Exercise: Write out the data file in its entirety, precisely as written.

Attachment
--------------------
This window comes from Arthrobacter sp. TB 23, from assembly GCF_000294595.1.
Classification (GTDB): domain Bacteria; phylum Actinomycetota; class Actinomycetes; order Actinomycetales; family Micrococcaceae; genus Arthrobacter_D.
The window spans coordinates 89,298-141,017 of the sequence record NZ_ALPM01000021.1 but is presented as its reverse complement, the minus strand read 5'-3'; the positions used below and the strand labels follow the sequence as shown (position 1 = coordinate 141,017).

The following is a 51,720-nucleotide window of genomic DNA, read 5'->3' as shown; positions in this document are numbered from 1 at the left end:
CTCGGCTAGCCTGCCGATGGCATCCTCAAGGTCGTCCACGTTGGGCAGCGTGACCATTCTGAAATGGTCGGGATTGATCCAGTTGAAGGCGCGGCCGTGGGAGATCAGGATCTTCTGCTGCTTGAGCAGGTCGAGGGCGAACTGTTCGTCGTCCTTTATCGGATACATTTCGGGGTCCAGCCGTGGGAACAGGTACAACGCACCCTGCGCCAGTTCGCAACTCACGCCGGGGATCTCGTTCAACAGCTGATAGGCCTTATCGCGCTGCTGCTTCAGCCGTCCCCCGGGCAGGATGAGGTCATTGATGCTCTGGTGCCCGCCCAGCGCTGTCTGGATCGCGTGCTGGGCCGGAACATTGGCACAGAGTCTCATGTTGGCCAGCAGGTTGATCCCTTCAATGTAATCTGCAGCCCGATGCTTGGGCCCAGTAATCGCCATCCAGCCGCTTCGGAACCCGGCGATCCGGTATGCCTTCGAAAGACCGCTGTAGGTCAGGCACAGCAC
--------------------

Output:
This window comes from Arthrobacter sp. TB 23, from assembly GCF_000294595.1.
Classification (GTDB): domain Bacteria; phylum Actinomycetota; class Actinomycetes; order Actinomycetales; family Micrococcaceae; genus Arthrobacter_D.
The window spans coordinates 89,298-141,017 of the sequence record NZ_ALPM01000021.1 but is presented as its reverse complement, the minus strand read 5'-3'; the positions used below and the strand labels follow the sequence as shown (position 1 = coordinate 141,017).

The following is a 51,720-nucleotide window of genomic DNA, read 5'->3' as shown; positions in this document are numbered from 1 at the left end:
CTCGGCTAGCCTGCCGATGGCATCCTCAAGGTCGTCCACGTTGGGCAGCGTGACCATTCTGAAATGGTCGGGATTGATCCAGTTGAAGGCGCGGCCGTGGGAGATCAGGATCTTCTGCTGCTTGAGCAGGTCGAGGGCGAACTGTTCGTCGTCCTTTATCGGATACATTTCGGGGTCCAGCCGTGGGAACAGGTACAACGCACCCTGCGCCAGTTCGCAACTCACGCCGGGGATCTCGTTCAACAGCTGATAGGCCTTATCGCGCTGCTGCTTCAGCCGTCCCCCGGGCAGGATGAGGTCATTGATGCTCTGGTGCCCGCCCAGCGCTGTCTGGATCGCGTGCTGGGCCGGAACATTGGCACAGAGTCTCATGTTGGCCAGCAGGTTGATCCCTTCAATGTAATCTGCAGCCCGATGCTTGGGCCCAGTAATCGCCATCCAGCCGCTTCGGAACCCGGCGATCCGGTATGCCTTCGAAAGACCGCTGTAGGTCAGGCACAGCAC